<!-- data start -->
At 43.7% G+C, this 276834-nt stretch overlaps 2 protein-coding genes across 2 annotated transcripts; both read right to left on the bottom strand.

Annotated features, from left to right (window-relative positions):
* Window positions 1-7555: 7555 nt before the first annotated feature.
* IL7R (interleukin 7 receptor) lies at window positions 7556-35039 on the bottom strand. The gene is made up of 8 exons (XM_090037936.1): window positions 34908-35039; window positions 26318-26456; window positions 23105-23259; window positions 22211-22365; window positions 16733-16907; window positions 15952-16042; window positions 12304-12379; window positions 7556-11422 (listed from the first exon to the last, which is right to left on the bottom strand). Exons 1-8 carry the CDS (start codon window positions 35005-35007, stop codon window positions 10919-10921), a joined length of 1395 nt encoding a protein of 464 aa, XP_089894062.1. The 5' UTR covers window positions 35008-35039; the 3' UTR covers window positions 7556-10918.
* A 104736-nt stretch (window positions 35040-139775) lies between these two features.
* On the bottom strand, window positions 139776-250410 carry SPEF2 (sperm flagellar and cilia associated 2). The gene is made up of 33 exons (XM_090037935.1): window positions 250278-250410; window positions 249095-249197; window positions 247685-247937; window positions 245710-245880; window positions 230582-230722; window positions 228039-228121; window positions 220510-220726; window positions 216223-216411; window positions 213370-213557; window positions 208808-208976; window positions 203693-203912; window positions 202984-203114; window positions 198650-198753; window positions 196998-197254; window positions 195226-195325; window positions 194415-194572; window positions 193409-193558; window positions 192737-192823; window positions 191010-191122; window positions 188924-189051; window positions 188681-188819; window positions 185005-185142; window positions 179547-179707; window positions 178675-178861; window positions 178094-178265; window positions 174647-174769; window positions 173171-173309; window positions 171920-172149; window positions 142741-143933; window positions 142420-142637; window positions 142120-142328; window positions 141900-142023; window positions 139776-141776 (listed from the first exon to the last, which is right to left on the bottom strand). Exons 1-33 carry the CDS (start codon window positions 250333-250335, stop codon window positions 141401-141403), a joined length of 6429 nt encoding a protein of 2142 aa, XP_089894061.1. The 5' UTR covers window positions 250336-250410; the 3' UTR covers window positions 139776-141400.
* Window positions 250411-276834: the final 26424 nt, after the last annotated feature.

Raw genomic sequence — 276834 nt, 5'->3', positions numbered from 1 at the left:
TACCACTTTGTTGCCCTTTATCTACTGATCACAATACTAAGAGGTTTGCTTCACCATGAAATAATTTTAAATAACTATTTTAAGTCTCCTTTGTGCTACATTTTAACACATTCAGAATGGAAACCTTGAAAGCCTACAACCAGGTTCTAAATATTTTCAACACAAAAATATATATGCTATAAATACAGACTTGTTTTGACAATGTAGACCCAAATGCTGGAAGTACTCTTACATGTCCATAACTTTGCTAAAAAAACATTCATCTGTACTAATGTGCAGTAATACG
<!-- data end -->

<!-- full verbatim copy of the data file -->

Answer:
At 43.7% G+C, this 276834-nt stretch overlaps 2 protein-coding genes across 2 annotated transcripts; both read right to left on the bottom strand.

Annotated features, from left to right (window-relative positions):
* Window positions 1-7555: 7555 nt before the first annotated feature.
* IL7R (interleukin 7 receptor) lies at window positions 7556-35039 on the bottom strand. The gene is made up of 8 exons (XM_090037936.1): window positions 34908-35039; window positions 26318-26456; window positions 23105-23259; window positions 22211-22365; window positions 16733-16907; window positions 15952-16042; window positions 12304-12379; window positions 7556-11422 (listed from the first exon to the last, which is right to left on the bottom strand). Exons 1-8 carry the CDS (start codon window positions 35005-35007, stop codon window positions 10919-10921), a joined length of 1395 nt encoding a protein of 464 aa, XP_089894062.1. The 5' UTR covers window positions 35008-35039; the 3' UTR covers window positions 7556-10918.
* A 104736-nt stretch (window positions 35040-139775) lies between these two features.
* On the bottom strand, window positions 139776-250410 carry SPEF2 (sperm flagellar and cilia associated 2). The gene is made up of 33 exons (XM_090037935.1): window positions 250278-250410; window positions 249095-249197; window positions 247685-247937; window positions 245710-245880; window positions 230582-230722; window positions 228039-228121; window positions 220510-220726; window positions 216223-216411; window positions 213370-213557; window positions 208808-208976; window positions 203693-203912; window positions 202984-203114; window positions 198650-198753; window positions 196998-197254; window positions 195226-195325; window positions 194415-194572; window positions 193409-193558; window positions 192737-192823; window positions 191010-191122; window positions 188924-189051; window positions 188681-188819; window positions 185005-185142; window positions 179547-179707; window positions 178675-178861; window positions 178094-178265; window positions 174647-174769; window positions 173171-173309; window positions 171920-172149; window positions 142741-143933; window positions 142420-142637; window positions 142120-142328; window positions 141900-142023; window positions 139776-141776 (listed from the first exon to the last, which is right to left on the bottom strand). Exons 1-33 carry the CDS (start codon window positions 250333-250335, stop codon window positions 141401-141403), a joined length of 6429 nt encoding a protein of 2142 aa, XP_089894061.1. The 5' UTR covers window positions 250336-250410; the 3' UTR covers window positions 139776-141400.
* Window positions 250411-276834: the final 26424 nt, after the last annotated feature.

Raw genomic sequence — 276834 nt, 5'->3', positions numbered from 1 at the left:
TACCACTTTGTTGCCCTTTATCTACTGATCACAATACTAAGAGGTTTGCTTCACCATGAAATAATTTTAAATAACTATTTTAAGTCTCCTTTGTGCTACATTTTAACACATTCAGAATGGAAACCTTGAAAGCCTACAACCAGGTTCTAAATATTTTCAACACAAAAATATATATGCTATAAATACAGACTTGTTTTGACAATGTAGACCCAAATGCTGGAAGTACTCTTACATGTCCATAACTTTGCTAAAAAAACATTCATCTGTACTAATGTGCAGTAATACG